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Session 9 Networking & Operating Systems (part 2). IPv6, OSI, Standards. Networking & Operating Systems. IPv6. 1995 – RFC 1752 IPng 1998 – RFC 2460 IPv6 Functional enhancements for a mix of data streams (graphic and video) Driving force was address depletion 128-bit addresses

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slide1
Nassau Community College ITE153 – Operating Systems

Session 9Networking & Operating Systems(part 2)

ipv6 osi standards
IPv6, OSI, Standards

Nassau Community College

ITE153 – Operating Systems

Networking & Operating Systems

slide3
IPv6

Nassau Community College ITE153 – Operating Systems

  • 1995 – RFC 1752 IPng
  • 1998 – RFC 2460 IPv6
  • Functional enhancements for a mix of data streams (graphic and video)
  • Driving force was address depletion128-bit addresses
  • Started in Solaris 2.8, Windows 2000
ipv6 packet w extension headers
IPv6 Packet w/Extension Headers

Nassau Community College ITE153 – Operating Systems

osi layers
OSI Layers

Nassau Community College ITE153 – Operating Systems

osi environment
OSI Environment

Nassau Community College ITE153 – Operating Systems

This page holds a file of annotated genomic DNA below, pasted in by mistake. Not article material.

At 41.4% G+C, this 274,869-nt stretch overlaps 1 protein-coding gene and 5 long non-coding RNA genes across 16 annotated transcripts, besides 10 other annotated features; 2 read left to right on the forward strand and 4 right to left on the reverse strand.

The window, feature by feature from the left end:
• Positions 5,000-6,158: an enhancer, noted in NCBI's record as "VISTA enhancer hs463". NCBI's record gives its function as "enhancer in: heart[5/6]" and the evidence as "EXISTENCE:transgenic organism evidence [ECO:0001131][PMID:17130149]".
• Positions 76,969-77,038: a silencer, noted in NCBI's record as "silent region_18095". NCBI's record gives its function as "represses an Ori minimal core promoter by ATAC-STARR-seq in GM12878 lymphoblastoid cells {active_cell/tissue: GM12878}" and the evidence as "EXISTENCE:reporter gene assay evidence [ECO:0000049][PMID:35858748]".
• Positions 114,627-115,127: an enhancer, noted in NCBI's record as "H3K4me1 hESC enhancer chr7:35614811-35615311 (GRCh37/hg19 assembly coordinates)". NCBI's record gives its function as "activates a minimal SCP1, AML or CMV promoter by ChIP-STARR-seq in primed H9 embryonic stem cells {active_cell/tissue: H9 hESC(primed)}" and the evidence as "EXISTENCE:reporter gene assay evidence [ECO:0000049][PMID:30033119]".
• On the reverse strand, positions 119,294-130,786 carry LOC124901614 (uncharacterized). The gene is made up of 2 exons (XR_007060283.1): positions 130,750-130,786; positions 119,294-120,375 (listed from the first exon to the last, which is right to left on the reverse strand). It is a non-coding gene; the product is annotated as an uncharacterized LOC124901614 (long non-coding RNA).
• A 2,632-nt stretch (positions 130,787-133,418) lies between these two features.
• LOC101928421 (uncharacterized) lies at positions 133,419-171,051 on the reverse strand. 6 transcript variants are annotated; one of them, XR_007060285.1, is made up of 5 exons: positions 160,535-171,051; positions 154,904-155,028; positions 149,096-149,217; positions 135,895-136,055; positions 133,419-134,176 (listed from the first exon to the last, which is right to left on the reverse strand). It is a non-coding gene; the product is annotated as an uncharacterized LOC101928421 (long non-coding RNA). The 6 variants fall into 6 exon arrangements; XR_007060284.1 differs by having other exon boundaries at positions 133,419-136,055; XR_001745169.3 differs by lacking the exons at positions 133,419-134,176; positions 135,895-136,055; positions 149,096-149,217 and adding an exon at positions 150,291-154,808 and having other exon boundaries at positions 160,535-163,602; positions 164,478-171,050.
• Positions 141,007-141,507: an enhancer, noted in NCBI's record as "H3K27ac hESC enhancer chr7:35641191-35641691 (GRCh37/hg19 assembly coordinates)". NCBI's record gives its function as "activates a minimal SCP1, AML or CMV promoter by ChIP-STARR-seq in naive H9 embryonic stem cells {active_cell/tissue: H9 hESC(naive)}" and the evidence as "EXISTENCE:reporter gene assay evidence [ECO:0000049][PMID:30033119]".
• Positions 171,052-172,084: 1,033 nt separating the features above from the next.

internet standards and rfcs
Internet Standards and RFCs

Nassau Community College ITE153 – Operating Systems

  • Internet Architecture Board (IAB)- overall architecture
  • Internet Engineering Task Force (IETF)- engineering and development
  • Internet Engineering Steering Group (IESG)- manages the IETF and standards process
request for comments rfc
Request For Comments (RFC)

Nassau Community College ITE153 – Operating Systems

  • RFCs are the working notes of the Internet research and development community
standardization process
Standardization Process

Nassau Community College

ITE153 – Operating Systems

  • Stable and well understood
  • Technically competent
  • Substantial operational experience
  • Significant public support
  • Useful in some or all parts of Internet

Key difference from ISO: operational experience

rfc publication process
RFC Publication Process

Nassau Community College ITE153 – Operating Systems

hands on exercises
Hands-onExercises

Nassau Community College ITE153 – Operating Systems

what is my ipaddress
What Is My IPAddress?

Nassau Community College ITE153 – Operating Systems

  • You can find it for your interface using any one of the commands:ifconfigifconfig –aifconfig [interface]netstat -i
here s how i bring the interface up
Here’s How I Bring the Interface Up

Nassau Community College ITE153 – Operating Systems

  • Assume my interface is eth0, then use:ifconfig eth0
  • You will get:

eth0 Link encap:EthernetHWaddr00:30:1b:48:dc:3d

inet addr:192.168.0.100 Bcast:192.168.0.255 Mask:255.255.255.0

inet6 addr: fe80::230:1bff:fe48:dc3d/64 Scope:Link

UP BROADCAST RUNNING MULTICAST MTU:1500 Metric:1

RX packets:1494920 errors:0 dropped:0 overruns:0 frame:0

TX packets:1219954 errors:0 dropped:0 overruns:0 carrier:0

collisions:0 txqueuelen:1000

RX bytes:1621598747 (1.6 GB) TX bytes:302524693 (302.5 MB)

Interrupt:17

here s an example
Here’s An Example:

Nassau Community College ITE153 – Operating Systems